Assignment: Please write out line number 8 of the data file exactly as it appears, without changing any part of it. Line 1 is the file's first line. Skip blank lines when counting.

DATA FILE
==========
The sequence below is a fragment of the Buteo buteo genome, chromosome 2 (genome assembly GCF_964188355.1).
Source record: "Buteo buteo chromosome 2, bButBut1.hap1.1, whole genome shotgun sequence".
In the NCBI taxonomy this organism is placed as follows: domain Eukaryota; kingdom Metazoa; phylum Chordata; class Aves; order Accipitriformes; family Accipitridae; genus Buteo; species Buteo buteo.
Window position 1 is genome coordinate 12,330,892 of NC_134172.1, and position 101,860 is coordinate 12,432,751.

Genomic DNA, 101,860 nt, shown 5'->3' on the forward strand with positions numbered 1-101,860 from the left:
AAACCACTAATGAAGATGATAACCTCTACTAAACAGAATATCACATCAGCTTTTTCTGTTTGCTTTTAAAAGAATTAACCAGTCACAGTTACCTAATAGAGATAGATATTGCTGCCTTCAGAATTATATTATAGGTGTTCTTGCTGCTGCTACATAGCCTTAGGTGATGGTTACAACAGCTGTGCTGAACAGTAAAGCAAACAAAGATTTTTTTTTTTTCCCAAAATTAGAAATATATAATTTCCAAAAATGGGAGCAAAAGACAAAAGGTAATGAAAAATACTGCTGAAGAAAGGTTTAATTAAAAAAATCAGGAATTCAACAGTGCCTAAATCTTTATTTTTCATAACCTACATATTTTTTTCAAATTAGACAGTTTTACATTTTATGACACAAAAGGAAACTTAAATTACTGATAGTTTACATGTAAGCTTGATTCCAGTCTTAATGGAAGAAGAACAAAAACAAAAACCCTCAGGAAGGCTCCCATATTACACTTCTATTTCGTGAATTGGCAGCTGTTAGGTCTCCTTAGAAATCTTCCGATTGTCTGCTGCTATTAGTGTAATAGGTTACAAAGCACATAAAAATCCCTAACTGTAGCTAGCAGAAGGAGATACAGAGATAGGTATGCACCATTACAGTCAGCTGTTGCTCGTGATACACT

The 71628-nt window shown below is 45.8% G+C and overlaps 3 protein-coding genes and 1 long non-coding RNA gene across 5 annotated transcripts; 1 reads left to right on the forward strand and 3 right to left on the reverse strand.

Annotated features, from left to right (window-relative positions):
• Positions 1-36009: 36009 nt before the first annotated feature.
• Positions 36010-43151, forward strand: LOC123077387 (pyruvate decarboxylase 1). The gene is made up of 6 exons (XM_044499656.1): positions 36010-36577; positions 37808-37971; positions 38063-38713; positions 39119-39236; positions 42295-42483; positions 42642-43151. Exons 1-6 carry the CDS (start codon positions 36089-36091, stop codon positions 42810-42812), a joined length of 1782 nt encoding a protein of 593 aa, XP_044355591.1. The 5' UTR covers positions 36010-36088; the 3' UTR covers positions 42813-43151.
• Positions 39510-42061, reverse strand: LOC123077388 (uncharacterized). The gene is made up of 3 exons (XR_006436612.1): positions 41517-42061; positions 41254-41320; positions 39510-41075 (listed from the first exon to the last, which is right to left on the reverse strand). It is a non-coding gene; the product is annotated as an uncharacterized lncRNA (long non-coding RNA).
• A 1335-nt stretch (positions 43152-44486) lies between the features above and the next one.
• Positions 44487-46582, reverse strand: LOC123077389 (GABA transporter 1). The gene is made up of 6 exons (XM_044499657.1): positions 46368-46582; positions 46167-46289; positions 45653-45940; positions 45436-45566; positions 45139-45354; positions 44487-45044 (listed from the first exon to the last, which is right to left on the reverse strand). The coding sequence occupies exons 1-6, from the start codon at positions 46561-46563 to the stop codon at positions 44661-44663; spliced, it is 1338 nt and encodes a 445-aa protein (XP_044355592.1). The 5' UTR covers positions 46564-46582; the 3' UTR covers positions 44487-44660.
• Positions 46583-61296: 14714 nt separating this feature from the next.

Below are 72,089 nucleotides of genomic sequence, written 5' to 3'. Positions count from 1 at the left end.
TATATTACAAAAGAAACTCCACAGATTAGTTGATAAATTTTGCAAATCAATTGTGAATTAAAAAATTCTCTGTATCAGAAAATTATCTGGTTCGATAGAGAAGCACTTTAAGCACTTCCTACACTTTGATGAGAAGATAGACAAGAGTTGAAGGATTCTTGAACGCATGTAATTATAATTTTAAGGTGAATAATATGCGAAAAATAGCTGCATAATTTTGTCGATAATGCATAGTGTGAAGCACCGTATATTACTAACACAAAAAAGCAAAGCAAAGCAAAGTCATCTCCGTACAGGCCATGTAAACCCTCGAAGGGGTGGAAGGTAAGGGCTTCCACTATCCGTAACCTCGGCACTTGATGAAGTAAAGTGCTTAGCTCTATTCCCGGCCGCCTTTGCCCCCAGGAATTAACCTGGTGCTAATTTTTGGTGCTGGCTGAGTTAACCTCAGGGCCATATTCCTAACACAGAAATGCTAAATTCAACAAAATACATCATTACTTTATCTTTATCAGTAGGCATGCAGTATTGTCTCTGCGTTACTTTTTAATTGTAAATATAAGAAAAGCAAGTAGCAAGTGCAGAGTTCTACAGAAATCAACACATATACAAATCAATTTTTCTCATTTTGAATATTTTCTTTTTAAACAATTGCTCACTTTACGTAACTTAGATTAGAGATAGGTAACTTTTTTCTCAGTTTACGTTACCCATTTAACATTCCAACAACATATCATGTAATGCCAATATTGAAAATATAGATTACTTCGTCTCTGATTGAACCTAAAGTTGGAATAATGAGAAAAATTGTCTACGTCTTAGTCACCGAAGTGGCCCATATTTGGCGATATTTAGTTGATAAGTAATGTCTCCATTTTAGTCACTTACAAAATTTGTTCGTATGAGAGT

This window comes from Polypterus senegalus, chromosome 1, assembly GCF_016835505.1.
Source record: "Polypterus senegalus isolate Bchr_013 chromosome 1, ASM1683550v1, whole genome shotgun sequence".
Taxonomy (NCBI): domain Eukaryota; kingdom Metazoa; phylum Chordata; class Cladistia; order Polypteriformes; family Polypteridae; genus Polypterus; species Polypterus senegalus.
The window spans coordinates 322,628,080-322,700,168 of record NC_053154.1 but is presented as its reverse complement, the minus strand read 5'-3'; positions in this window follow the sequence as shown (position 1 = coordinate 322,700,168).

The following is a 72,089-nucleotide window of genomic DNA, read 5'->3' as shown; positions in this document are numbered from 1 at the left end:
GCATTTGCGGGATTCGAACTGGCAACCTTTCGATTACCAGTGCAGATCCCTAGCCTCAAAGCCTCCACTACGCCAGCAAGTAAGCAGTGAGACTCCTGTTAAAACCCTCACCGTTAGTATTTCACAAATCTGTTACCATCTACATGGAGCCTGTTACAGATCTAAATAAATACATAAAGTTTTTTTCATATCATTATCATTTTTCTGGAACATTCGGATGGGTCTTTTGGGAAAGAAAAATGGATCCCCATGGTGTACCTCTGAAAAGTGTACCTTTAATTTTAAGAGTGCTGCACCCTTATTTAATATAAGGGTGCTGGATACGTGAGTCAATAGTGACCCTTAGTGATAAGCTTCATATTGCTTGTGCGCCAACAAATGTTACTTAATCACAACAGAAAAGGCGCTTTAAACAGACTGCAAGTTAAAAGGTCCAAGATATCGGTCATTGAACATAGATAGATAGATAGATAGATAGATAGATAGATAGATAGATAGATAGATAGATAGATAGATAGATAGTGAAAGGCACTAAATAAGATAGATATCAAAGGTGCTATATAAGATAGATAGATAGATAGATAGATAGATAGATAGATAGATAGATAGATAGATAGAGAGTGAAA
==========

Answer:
Annotated features, from left to right (window-relative positions):